When my high school classmates and I heard about the two planes hitting the twin towers on September 11th 2001, we started talking about how this would be a JFK moment for us. You hear stories growing up, from older people, who remembered exactly where they were when they heard President John F. Kennedy had been assassinated.
For us, that Tuesday morning, we were in the hallway bouncing tennis balls.
It was a music theory class, and we were using this tennis ball exercise to illustrate the difference between duple meter and triple meter.
Of course, at that point, it was still too early to know the full impact of what was going on, especially because the only official word we had received from the principal over the intercom was that two planes had crashed into the World Trade Center, and that we were to go about our day as usual. So we kept bouncing our tennis balls.
Some students were more shaken by the news than others. Those whose parents worked in New York City were the most distraught. About half the students had cell phones, so there was lots of borrowing and anxious phone calls.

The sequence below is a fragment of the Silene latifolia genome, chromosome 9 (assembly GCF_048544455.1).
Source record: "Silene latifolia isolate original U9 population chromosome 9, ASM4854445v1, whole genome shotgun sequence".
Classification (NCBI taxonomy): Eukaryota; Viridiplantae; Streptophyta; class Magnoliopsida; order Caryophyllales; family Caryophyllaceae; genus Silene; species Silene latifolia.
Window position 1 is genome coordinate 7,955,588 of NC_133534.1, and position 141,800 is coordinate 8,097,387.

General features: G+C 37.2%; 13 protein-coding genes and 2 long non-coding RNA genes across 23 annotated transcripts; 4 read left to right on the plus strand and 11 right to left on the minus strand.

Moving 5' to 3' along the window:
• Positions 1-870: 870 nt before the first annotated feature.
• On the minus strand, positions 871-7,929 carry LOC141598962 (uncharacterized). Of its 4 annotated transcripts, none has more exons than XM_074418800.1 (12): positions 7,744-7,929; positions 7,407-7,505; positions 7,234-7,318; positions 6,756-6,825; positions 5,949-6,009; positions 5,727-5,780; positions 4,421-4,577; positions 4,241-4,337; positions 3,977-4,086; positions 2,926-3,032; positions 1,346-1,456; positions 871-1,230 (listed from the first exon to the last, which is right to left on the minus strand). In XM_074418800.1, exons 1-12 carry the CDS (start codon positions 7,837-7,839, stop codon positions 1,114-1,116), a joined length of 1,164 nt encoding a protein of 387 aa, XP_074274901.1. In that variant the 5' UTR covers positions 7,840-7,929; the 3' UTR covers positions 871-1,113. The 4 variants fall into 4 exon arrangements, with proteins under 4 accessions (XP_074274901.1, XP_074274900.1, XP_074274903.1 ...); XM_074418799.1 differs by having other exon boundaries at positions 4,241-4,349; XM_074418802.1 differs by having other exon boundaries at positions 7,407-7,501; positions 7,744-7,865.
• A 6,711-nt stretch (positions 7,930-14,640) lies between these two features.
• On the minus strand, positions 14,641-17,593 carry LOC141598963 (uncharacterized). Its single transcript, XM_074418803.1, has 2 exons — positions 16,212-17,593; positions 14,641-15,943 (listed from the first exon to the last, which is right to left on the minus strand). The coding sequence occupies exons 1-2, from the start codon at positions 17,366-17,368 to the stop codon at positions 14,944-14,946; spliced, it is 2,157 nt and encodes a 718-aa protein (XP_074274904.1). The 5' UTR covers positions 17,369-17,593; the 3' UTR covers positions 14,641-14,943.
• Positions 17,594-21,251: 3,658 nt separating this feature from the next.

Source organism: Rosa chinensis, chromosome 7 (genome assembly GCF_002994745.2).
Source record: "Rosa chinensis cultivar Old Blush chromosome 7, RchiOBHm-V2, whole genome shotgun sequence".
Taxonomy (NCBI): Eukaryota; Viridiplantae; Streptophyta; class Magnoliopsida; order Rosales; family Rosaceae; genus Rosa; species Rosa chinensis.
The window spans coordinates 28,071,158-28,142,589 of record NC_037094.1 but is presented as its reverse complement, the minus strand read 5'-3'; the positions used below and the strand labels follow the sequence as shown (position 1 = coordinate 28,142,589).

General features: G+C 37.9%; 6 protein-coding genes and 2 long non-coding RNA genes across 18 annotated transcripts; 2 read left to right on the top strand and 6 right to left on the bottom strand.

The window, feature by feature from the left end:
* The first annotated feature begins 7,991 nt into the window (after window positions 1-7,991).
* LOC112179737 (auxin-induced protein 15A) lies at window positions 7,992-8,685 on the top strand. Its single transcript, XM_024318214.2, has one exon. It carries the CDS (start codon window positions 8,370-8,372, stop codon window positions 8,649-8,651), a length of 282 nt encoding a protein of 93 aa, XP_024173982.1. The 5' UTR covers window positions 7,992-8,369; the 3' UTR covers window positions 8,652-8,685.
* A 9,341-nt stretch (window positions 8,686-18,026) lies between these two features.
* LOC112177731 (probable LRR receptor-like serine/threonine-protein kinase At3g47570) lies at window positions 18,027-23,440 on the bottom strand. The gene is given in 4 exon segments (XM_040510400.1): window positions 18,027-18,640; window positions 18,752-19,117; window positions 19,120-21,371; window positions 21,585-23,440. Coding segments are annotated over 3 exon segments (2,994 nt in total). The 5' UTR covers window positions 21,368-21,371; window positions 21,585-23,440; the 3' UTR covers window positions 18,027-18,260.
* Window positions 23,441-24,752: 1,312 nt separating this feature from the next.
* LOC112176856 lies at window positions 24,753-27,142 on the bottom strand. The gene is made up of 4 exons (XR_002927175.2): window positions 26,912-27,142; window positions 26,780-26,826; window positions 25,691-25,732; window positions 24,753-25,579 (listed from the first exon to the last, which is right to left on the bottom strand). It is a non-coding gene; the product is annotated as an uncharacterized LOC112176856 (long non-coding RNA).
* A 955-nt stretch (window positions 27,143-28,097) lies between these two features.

As I went from class to class that day, it was interesting how differently teachers decided to handle the situation. My Anatomy teacher, Mr. Shevalier, started the class by saying how he was planning to give his lesson as usual, in the hopes that it could temporarily take our minds off what was going on. My English teacher, Mr. Dodge, said we wouldn’t be doing anything during the class period, and said it would be free time as long as we didn’t get out of hand.
Dodge had been in the Air Force. I’m sure that impacted how he was processing the news of the day.
It’s odd what your mind decides to remember from a day like that.